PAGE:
And without further ado…

THE MOST EGREGIOUSLY ROBBED #2 HITS OF ALL TIME
No need for commentary – these speak for themselves. Gnarls Barkley’s “Crazy” will join this list soon enough.

#2: The Ronettes, “Be My Baby” (1963)
Stopped by #1: Jimmy Gilmer and the Fireballs, “Sugar Shack”

#2: The Kingsmen, “Louie, Louie” (1963)
Stopped by #1s: The Singing Nun, “Dominique”; Bobby Vinton, “There! I’ve Said It Again”

#2: Aretha Franklin, “Chain of Fools” (1968)
Stopped by #1: John Fred and His Playboy Band, “Judy in Disguise (with Glasses)”

#2: The Allman Brothers Band, “Ramblin’ Man” (1973)
Stopped by #1: Cher, “Half-Breed”

#2: The Rolling Stones, “Start Me Up” (1981)
Stopped by #1: Christopher Cross, “Arthur’s Theme (Best That You Can Do)”

#2: Prince and the Revolution, “Purple Rain” (1984)
Stopped by #1: Wham!, “Wake Me Up Before You Go-Go”

#2: Madonna, “Material Girl” (1985)
Stopped by #1s: REO Speedwagon, “Can’t Fight This Feeling”; Phil Collins, “One More Night”

#2: Dr. Dre and Snoop Doggy Dogg, “Nuthin’ But a ‘G’ Thang” (1993)
Stopped by #1: Snow, “Informer”

#2: Everything But the Girl, “Missing” (1996)
Stopped by #1: Mariah Carey and Boyz II Men, “One Sweet Day”

#2: Green Day, “Boulevard of Broken Dreams”; Kelly Clarkson, “Since U Been Gone” (2005)
Stopped by #1: 50 Cent, “Candy Shop”

6 Comments »

  1. Emily Said,

    August 23, 2006 @ 10:32 am

    Sample comment. Let’s see how the spam filter on this thing works. For many of the pairs on this list, I only recognize one of the two songs, so they aren’t that meaningful. But the last one? Two songs that I both like, totally different from each other, beaten out by “Candy Shop”? Ugh.

  2. online_stalker Said,

    August 23, 2006 @ 10:42 am

    wait a minute - “my ding-a-ling” is an actual song? i thought that was just something hilarious that the writers of “the simpsons” dreamed up for that episode with the talent show. man, that is TOO FUNNY. i’m gonna have to find this song and download it now.

    also, i’m going to pretend i didn’t read that bit about you bashing lionel richie. he will be the key to peace in iraq!

    anyway, thanks for posting this very interesting and informative piece.

  3. Chris Said,

    August 23, 2006 @ 11:18 am

    also, i’m going to pretend i didn’t read that bit about you bashing lionel richie

    Lionel “Hello” Richie, that’s my man. The Lionel of “You Are” and “All Night Long,” awesome. Outrageous, even.

    But come on, “Truly” is total shit, and it’s not in the same league as “Gloria,” which is an ’80s-cheese masterpiece.

    I will confess to a soft spot for Lionel’s and Diana’s “Endless Love” – my cousin used to sing it at family gatherings, and I have a videotape to prove it – but I have an even softer spot for the theme from The Greatest American Hero. Doesn’t everybody?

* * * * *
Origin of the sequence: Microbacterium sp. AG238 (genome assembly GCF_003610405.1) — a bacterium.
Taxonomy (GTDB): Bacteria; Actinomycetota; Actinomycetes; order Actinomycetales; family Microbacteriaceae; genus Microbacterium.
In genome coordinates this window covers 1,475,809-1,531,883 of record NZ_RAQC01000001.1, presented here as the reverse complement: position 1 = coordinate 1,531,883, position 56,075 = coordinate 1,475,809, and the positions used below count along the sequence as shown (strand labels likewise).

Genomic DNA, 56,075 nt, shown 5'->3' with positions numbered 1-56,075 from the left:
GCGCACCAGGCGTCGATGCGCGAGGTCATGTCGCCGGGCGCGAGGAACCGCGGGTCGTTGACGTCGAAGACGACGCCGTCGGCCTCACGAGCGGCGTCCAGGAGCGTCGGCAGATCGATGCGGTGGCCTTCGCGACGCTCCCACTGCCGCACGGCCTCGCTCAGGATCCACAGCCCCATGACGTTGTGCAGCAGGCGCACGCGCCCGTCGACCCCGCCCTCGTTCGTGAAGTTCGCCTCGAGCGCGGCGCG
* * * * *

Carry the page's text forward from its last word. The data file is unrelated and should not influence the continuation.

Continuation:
4. Jamie Said,

    August 23, 2006 @ 1:41 pm

    Comment from a real outsider, to see if it goes…

    Some notes:

    1) “But mostly I hate the Rodmeister’s song, which features one of the nastiest lines in pop history, “Spread your wings and let me come inside.” Ick.”

    But Rod’s Rod, and he never was one to leave much to the imagination about the applications of his rod.

    2) The pro-Prince bias is perhaps a bit too evident in this ranking. “Wake Me Up Before You Go-Go” has not gone gently into that good night. “Purple Rain” is certainly immortal and deserved to achieve #1 status, but both songs are on the required playlist at any Safety Dance. A mismatch, sure, but not in the same league the rest in that category.

    3) Redneck revisited: I love that Georgia Satellites song, so you’ve got at least one vote with you. And I’m glad you mentioned Gerry Rafferty sas someone else who probably deserved to make it. I totally agree with your assessment, though I would add that I think the Foo Fighters’ cover also rocks.

    -je

  5. Chris Said,

    August 23, 2006 @ 4:50 pm

    2) The pro-Prince bias is perhaps a bit too evident in this ranking.

    Pro-Prince bias? Moi?

    For what it’s worth, I did exhibit some restraint not listing Prince’s third #2 hit, “U Got the Look,” another first-rate single that got stuck behind Lisa Lisa and Cult Jam’s “Lost in Emotion.” I think “U Got the Look” is 10 times the single “Lost” is, but I didn’t want this to turn into an all-Prince list. So there.

    “Wake Me Up Before You Go-Go” has not gone gently into that good night. “Purple Rain” is certainly immortal and deserved to achieve #1 status, but both songs are on the required playlist at any Safety Dance. A mismatch, sure, but not in the same league the rest in that category.

    You know, truthfully, you’re right. This one is hard to call.

    A confession: as a 13-year-old in the fall of 1984, I liked “Wake Me Up Before You Go-Go.” It’s only in retrospect that the song has become embarrassing (especially that video, which…OMG, we could’ve saved George Michael 20 years of living in the closet if we’d all had better gaydar back then).

    Also, as great as “Purple Rain,” the song, indisputably is, it’s not like Prince, or the Purple Rain album, was egregiously “robbed” in 1984. By then, he’d scored two back-to-back #1 hits in “When Doves Cry” and “Let’s Go Crazy,” and with “Purple Rain” he was going for the trifecta. Basically, 1984 was an embarrassment of riches all around for Mr. Rogers-Nelson, and so it’s hard to claim he had been thwarted terribly by the neon smiles of Mr. Michael and his sidekick Mr. Ridgeley.

    In short, I provisionally remove “Purple Rain” from the final list, and place it in the “#1 ISN’T SO TERRIBLE, BUT #2 TOTALLY OUTCLASSES IT” list, where it probably belongs. Good call.

  6. ph_carnivore Said,

    August 23, 2006 @ 8:32 pm

    I’ve got to agree with jamie about Wham!’s Wake Me Up Before You Go-Go. I still like that song at least as much as Purple Rain (which is also awesome, to be sure).